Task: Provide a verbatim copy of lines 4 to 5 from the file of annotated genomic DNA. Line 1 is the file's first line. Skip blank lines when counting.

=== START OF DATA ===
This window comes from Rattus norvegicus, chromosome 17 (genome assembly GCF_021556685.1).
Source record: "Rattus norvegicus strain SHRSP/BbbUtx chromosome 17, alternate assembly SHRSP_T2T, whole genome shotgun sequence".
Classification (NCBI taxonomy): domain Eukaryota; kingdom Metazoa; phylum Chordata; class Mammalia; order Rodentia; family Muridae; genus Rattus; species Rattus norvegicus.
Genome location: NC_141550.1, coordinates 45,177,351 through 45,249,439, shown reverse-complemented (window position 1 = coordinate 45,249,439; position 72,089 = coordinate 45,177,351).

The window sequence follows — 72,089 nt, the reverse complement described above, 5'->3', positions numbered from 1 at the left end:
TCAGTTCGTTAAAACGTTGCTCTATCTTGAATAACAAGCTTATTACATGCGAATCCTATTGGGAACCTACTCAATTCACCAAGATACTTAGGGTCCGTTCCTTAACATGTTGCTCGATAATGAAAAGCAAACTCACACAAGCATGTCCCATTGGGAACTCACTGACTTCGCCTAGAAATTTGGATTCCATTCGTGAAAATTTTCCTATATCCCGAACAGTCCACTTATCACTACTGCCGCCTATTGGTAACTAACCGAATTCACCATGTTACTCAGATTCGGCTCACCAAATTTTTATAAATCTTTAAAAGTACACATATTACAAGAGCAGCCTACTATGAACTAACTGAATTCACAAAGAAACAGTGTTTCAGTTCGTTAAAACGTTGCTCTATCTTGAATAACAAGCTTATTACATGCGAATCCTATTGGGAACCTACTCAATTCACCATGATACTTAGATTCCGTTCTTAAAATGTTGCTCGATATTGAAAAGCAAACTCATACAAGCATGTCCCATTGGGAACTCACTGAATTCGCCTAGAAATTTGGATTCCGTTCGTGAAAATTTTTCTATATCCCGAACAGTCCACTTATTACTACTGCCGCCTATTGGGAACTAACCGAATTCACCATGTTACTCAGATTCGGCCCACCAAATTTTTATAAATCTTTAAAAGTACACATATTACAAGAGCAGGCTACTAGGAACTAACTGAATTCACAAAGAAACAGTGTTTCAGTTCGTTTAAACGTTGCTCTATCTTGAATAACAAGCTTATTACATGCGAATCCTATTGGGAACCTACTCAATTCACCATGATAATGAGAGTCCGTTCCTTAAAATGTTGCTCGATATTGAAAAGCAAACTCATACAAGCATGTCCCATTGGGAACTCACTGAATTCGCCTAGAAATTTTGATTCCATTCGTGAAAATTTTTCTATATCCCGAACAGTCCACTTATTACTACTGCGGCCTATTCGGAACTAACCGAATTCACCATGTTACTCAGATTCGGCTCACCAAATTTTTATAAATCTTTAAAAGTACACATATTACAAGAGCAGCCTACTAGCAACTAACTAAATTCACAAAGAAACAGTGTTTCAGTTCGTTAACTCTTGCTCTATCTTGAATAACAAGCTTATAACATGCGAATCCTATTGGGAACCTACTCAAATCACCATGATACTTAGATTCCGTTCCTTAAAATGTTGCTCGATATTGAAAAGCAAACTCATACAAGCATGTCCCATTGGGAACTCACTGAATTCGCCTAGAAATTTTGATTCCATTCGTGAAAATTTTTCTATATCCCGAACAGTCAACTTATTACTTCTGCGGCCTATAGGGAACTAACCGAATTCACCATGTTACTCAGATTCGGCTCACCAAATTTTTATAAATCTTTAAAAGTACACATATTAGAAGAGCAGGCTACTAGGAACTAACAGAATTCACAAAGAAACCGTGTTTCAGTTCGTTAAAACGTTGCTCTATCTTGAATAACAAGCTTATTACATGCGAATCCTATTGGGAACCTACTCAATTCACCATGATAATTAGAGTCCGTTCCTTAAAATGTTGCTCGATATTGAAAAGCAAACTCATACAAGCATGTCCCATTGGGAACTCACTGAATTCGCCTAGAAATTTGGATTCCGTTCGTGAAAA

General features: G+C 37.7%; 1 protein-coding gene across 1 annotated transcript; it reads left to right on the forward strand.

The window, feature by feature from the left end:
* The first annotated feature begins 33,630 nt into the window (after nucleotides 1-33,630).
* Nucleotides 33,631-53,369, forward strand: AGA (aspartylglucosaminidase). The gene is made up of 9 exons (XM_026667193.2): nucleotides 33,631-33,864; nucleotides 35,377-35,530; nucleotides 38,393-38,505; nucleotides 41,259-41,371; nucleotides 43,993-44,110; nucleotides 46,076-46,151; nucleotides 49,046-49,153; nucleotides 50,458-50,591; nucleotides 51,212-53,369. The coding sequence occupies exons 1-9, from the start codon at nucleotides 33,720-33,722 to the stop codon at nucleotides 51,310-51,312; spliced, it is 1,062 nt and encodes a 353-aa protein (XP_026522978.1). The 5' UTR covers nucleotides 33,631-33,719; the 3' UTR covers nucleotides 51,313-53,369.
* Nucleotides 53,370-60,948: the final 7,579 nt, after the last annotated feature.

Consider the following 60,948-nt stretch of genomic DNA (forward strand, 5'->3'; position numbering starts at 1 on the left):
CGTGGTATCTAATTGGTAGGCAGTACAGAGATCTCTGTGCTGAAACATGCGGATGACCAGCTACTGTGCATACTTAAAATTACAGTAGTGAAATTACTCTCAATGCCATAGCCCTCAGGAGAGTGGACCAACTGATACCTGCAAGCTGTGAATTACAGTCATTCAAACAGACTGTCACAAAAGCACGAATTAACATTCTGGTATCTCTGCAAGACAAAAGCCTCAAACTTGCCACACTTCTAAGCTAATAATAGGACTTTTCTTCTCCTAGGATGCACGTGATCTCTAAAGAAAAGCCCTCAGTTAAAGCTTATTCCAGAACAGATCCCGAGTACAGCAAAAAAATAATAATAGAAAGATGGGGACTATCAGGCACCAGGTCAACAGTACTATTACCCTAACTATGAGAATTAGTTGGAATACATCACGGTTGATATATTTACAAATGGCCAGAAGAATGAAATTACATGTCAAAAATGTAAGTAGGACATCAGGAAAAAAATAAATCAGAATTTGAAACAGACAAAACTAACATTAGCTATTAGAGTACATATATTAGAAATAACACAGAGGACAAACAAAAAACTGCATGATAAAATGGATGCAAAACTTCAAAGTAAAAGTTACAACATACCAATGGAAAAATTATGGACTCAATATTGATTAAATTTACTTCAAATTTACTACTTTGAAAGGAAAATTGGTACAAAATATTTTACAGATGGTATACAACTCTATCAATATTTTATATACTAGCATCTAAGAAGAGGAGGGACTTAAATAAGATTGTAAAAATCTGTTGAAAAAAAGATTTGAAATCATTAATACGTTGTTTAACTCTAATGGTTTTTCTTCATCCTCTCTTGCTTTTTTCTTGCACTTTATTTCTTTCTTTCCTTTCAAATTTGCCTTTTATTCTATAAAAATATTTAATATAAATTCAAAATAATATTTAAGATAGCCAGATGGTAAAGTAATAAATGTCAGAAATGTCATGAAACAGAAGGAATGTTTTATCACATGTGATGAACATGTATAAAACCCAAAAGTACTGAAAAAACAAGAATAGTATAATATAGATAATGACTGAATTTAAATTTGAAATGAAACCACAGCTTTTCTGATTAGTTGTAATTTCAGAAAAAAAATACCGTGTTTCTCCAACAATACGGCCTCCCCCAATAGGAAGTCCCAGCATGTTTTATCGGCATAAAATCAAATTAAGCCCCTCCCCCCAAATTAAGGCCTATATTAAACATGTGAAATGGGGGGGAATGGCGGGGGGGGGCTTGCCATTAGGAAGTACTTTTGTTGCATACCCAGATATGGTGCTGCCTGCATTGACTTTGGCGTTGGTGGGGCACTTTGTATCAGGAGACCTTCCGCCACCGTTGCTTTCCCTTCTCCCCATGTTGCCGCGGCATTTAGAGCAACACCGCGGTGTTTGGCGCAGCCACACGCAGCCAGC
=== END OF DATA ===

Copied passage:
Genome location: NC_141550.1, coordinates 45,177,351 through 45,249,439, shown reverse-complemented (window position 1 = coordinate 45,249,439; position 72,089 = coordinate 45,177,351).

The window sequence follows — 72,089 nt, the reverse complement described above, 5'->3', positions numbered from 1 at the left end: